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Behold thy darling, which thy lustful care
Pampers, for which thy restless thoughts prepare
Such early cares. . . .


Quarles's two other works of the same kind, the
School of the Heart' and Hieroglyphics of the
Life of Man,' are poor imitations as to the plates,
though Quarles is himself in the poetical part.

VERY many remember Quarles's 'Emblems,' and the amusement with which they looked on the quaint old pictures, the Soul locked up in the ribs of a skeleton death, and, again, rising from her bed in search of her spiritual spouse, who has slily hidden behind the curtains, from which his head peeps out with its rays of glory. But many are not aware that the plates and the plan are borrowed the life of Quarles in the Biogr. Brit., the last edition of the Emblems' (1845), the life in the Penny Cyclopædia, give no hint of it. These plates, which are faithfully copied down to our day, are all found, as like as life, IN compliance with the wish of Prof. Child, of in the Pia Desdieria' of Hermann Hugues, or Harvard, that some ballads from manuscripts Hugo (born at Brussels, 1588; died 1629), who be included in the first year's issue of the Balwas, for his length of life, a voluminous writer; lad Society, Mr. Furnivall will edit this year the he was a Jesuit. His first edition was, we be- first part of a volume of Ballads from Manulieve, in 1624; the ninth in 1676. Every one of scripts.' This part will consist chiefly, if not the plates has a Latin poem, followed by ap- wholly, of political ballads of Henry the Eighth's posite quotations. Quarles (1592-1644) pub-time; and, as they do not bear out Mr. Froude's lished the first edition of his 'Emblems' in 1635. His poems are neither translations nor imitations of those of Hugo: thus the skeleton-locked soul begins in Hugo,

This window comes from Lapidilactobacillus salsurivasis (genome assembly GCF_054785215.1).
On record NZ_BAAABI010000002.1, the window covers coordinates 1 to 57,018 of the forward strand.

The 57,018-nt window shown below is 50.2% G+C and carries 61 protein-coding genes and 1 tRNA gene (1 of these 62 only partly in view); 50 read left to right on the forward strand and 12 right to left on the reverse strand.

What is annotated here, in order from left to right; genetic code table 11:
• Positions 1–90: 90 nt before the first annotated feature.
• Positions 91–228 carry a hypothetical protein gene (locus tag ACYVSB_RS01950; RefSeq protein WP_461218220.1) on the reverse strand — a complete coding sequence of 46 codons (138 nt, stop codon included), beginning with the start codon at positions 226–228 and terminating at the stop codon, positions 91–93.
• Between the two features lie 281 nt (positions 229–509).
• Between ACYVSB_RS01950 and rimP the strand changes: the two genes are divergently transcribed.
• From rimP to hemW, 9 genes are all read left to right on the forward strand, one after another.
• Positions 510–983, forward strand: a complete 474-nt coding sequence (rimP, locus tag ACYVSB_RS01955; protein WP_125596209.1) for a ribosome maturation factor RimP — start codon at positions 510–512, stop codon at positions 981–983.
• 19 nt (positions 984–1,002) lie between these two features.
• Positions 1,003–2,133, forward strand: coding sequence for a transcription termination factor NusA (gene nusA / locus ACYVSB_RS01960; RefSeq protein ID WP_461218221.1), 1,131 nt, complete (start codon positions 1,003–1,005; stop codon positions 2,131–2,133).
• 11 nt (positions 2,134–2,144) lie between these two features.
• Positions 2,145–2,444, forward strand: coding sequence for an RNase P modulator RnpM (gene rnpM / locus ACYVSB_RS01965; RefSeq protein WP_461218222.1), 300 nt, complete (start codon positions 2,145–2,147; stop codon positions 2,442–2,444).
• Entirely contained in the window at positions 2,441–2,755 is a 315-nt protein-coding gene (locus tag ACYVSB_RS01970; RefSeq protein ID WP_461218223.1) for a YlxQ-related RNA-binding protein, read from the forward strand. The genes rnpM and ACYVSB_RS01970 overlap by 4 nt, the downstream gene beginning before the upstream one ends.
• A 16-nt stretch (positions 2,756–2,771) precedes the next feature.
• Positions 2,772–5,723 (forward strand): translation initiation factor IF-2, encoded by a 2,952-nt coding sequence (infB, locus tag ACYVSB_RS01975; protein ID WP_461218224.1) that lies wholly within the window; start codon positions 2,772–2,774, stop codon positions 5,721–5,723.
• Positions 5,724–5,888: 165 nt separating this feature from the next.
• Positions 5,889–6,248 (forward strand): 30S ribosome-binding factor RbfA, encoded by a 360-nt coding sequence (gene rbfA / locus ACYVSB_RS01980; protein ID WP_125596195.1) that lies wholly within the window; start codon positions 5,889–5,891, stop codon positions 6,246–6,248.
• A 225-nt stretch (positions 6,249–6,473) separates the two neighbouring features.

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Infelix! ubi nunc bona tot quæ perdita plango,
Sed frustra, planctu non revocanda meo;

and in Quarles,

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favourable estimate of the social condition of England at that period, some evidence on the point will be collected by the editor. One very curious paper, pointed out by Prof. Brewer, will be printed-the proceedings in a trial to establish a Duchess's right to the services of two of her bondmen, in 1527.